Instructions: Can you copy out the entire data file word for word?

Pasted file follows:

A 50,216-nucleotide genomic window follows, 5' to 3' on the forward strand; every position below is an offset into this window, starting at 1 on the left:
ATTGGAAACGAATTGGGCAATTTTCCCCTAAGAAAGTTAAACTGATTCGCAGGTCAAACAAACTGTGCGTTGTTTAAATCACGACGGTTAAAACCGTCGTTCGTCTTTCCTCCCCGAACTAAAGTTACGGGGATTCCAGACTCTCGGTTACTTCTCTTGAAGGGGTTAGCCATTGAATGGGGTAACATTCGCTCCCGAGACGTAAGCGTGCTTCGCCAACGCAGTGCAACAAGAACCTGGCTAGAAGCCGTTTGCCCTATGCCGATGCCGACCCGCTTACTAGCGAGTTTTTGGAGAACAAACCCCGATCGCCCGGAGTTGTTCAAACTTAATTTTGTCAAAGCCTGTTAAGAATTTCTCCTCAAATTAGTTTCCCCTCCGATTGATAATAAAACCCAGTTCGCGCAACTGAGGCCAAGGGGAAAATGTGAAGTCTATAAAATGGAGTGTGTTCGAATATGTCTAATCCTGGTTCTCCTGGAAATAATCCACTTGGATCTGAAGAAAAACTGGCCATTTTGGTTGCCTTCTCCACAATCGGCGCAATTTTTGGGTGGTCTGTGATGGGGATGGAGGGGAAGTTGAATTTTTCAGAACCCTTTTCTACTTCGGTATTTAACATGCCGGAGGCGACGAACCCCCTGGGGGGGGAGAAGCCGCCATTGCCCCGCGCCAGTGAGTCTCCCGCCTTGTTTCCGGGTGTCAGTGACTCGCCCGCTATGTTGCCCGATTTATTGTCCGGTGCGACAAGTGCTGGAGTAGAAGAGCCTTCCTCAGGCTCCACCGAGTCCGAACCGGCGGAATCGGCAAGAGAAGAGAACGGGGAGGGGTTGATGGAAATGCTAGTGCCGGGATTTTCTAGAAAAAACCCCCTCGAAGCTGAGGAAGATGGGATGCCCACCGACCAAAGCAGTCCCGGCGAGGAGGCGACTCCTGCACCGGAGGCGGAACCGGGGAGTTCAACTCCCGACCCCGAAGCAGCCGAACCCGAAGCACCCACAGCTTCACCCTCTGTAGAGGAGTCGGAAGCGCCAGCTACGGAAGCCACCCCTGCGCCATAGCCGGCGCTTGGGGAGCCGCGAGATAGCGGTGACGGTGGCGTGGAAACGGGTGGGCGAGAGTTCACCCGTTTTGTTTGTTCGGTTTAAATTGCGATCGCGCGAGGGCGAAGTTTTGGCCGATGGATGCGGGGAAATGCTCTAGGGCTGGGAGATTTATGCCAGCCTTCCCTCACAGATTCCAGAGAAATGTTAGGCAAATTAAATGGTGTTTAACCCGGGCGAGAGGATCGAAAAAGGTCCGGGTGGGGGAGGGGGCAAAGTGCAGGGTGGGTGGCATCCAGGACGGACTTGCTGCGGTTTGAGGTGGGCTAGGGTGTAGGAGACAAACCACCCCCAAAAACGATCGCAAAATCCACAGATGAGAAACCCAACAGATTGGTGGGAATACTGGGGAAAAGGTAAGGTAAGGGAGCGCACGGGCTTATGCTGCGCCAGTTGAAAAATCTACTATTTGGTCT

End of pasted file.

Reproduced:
A 50,216-nucleotide genomic window follows, 5' to 3' on the forward strand; every position below is an offset into this window, starting at 1 on the left:
ATTGGAAACGAATTGGGCAATTTTCCCCTAAGAAAGTTAAACTGATTCGCAGGTCAAACAAACTGTGCGTTGTTTAAATCACGACGGTTAAAACCGTCGTTCGTCTTTCCTCCCCGAACTAAAGTTACGGGGATTCCAGACTCTCGGTTACTTCTCTTGAAGGGGTTAGCCATTGAATGGGGTAACATTCGCTCCCGAGACGTAAGCGTGCTTCGCCAACGCAGTGCAACAAGAACCTGGCTAGAAGCCGTTTGCCCTATGCCGATGCCGACCCGCTTACTAGCGAGTTTTTGGAGAACAAACCCCGATCGCCCGGAGTTGTTCAAACTTAATTTTGTCAAAGCCTGTTAAGAATTTCTCCTCAAATTAGTTTCCCCTCCGATTGATAATAAAACCCAGTTCGCGCAACTGAGGCCAAGGGGAAAATGTGAAGTCTATAAAATGGAGTGTGTTCGAATATGTCTAATCCTGGTTCTCCTGGAAATAATCCACTTGGATCTGAAGAAAAACTGGCCATTTTGGTTGCCTTCTCCACAATCGGCGCAATTTTTGGGTGGTCTGTGATGGGGATGGAGGGGAAGTTGAATTTTTCAGAACCCTTTTCTACTTCGGTATTTAACATGCCGGAGGCGACGAACCCCCTGGGGGGGGAGAAGCCGCCATTGCCCCGCGCCAGTGAGTCTCCCGCCTTGTTTCCGGGTGTCAGTGACTCGCCCGCTATGTTGCCCGATTTATTGTCCGGTGCGACAAGTGCTGGAGTAGAAGAGCCTTCCTCAGGCTCCACCGAGTCCGAACCGGCGGAATCGGCAAGAGAAGAGAACGGGGAGGGGTTGATGGAAATGCTAGTGCCGGGATTTTCTAGAAAAAACCCCCTCGAAGCTGAGGAAGATGGGATGCCCACCGACCAAAGCAGTCCCGGCGAGGAGGCGACTCCTGCACCGGAGGCGGAACCGGGGAGTTCAACTCCCGACCCCGAAGCAGCCGAACCCGAAGCACCCACAGCTTCACCCTCTGTAGAGGAGTCGGAAGCGCCAGCTACGGAAGCCACCCCTGCGCCATAGCCGGCGCTTGGGGAGCCGCGAGATAGCGGTGACGGTGGCGTGGAAACGGGTGGGCGAGAGTTCACCCGTTTTGTTTGTTCGGTTTAAATTGCGATCGCGCGAGGGCGAAGTTTTGGCCGATGGATGCGGGGAAATGCTCTAGGGCTGGGAGATTTATGCCAGCCTTCCCTCACAGATTCCAGAGAAATGTTAGGCAAATTAAATGGTGTTTAACCCGGGCGAGAGGATCGAAAAAGGTCCGGGTGGGGGAGGGGGCAAAGTGCAGGGTGGGTGGCATCCAGGACGGACTTGCTGCGGTTTGAGGTGGGCTAGGGTGTAGGAGACAAACCACCCCCAAAAACGATCGCAAAATCCACAGATGAGAAACCCAACAGATTGGTGGGAATACTGGGGAAAAGGTAAGGTAAGGGAGCGCACGGGCTTATGCTGCGCCAGTTGAAAAATCTACTATTTGGTCT